|WikiProject Greece||(Rated Start-class, Top-importance)|
|WikiProject Classical Greece and Rome||(Rated B-class, High-importance)|
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- If the material turns out to be redundant, we can toss it, and if it turns out to merit refactoring, fine, but I still think it is worth translating and evaluating. -- Jmabel | Talk 16:58, August 31, 2005 (UTC)
The translation might be done besides minor things such as images, copy editing and the fact that I dont know what a "logógrafo" is...Ill try to find out...--Orgullomoore 03:27, 5 September 2005 (UTC)
- There are also at least a few words that could use their Greek spellings. Also, in an HTML comment under "sculptors": the Spanish language article uses "crisoelefantinas", which looks like an hispanicization of a Greek word and notes "de chrysós=oro" (gold). Does anyone know the proper Greek word? -- Jmabel | Talk 19:03, September 5, 2005 (UTC)
- "Chryselephantine" is the English adjective, just a fancy way of saying "made of gold and ivory". Adam Bishop 23:45, 15 September 2005 (UTC)
End date of Age of Pericles
Pericles dies in 429. Most historians would say that his influence ends then, especially given the other prominent historical figures/athenian politicians which come afterwards. I've never heard of any historian/classicist attributing this period 439-338 as the Age of Pericles. Does anyone have a cite to a historian using the term age of pericles to refer to this time period? Cttck 17:12, 17 December 2005 (UTC)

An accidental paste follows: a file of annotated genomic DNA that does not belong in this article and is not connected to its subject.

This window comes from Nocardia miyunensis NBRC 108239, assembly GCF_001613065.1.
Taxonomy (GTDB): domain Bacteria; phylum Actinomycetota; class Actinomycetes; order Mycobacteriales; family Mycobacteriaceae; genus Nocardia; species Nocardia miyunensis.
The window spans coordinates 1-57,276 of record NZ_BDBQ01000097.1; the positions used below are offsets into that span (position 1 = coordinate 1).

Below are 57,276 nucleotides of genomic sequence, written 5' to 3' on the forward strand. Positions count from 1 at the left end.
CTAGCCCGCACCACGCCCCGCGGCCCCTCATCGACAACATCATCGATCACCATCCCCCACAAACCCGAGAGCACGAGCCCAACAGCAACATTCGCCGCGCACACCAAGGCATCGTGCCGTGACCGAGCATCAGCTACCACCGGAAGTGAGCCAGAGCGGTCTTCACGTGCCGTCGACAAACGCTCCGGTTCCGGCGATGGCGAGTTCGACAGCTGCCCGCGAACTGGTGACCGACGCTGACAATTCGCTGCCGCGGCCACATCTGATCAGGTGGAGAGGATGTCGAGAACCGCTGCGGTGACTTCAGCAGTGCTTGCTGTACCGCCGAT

I agree. The term "Periclean Athens" universally refers to Athens at the height of its wealth and power. The beginning of this period is usually marked by the democratic reforms of the 450s initiated by Pericles and the great building projects on the acropolis also initiated by Pericles, which began with the construction of the Parthenon in 447. Pericles certainly had a legacy that may be imagined to have extended beyond his death in 429, but Athens' power and wealth - so characteristic of Pericles' time - cannot credibly be thought of as extending much beyond 413 (when the Syracuseans defeated the Athenian navy) or 412 (when the Persians gave their support to Sparta); these dates mark the beginning of the end for Athens as a superpower; by this time Athens was broke and had lost many (actual and potential) allies. The Athens of Pericles certainly cannot be thought of as extending beyond 404, when it surrenders to Sparta, and allows the oligarchy of the Thirty to usurp the democracy. It's true that the democracy was reinstated in 403, but Athens was never to return to or even approach its former glory.
- Maybe this is overkill. But below, I have collected a number of instances where one may find a "definition" of the Age of Pericles. (I found most of these by using Amazon's keyword-search, using their "Power Search" utility.)
- The Annotated Mona Lisa: A Crash Course in Art History from Prehistoric to Post-Modern by Carol Strickland (1992, p. 13): "For a brief Golden Age, 480-430 B.C., an explosion of creativity resulted in an unparalleled level of excellence in art, architecture, poetry, drama, philosophy, government, law, logic, history, and mathematics. This period is also called the Age of Pericles, after the Athenian leader who championed democracy and encouraged free thinking."
- SAT Subject Tests: World History 2005-2006 by Peggy J. Martin (p. 69), under a "Timline" of "Persia, Greece, and the Hellenistic World": "495-429 B.C.E. Age of Pericles (Golden Age of Athens)".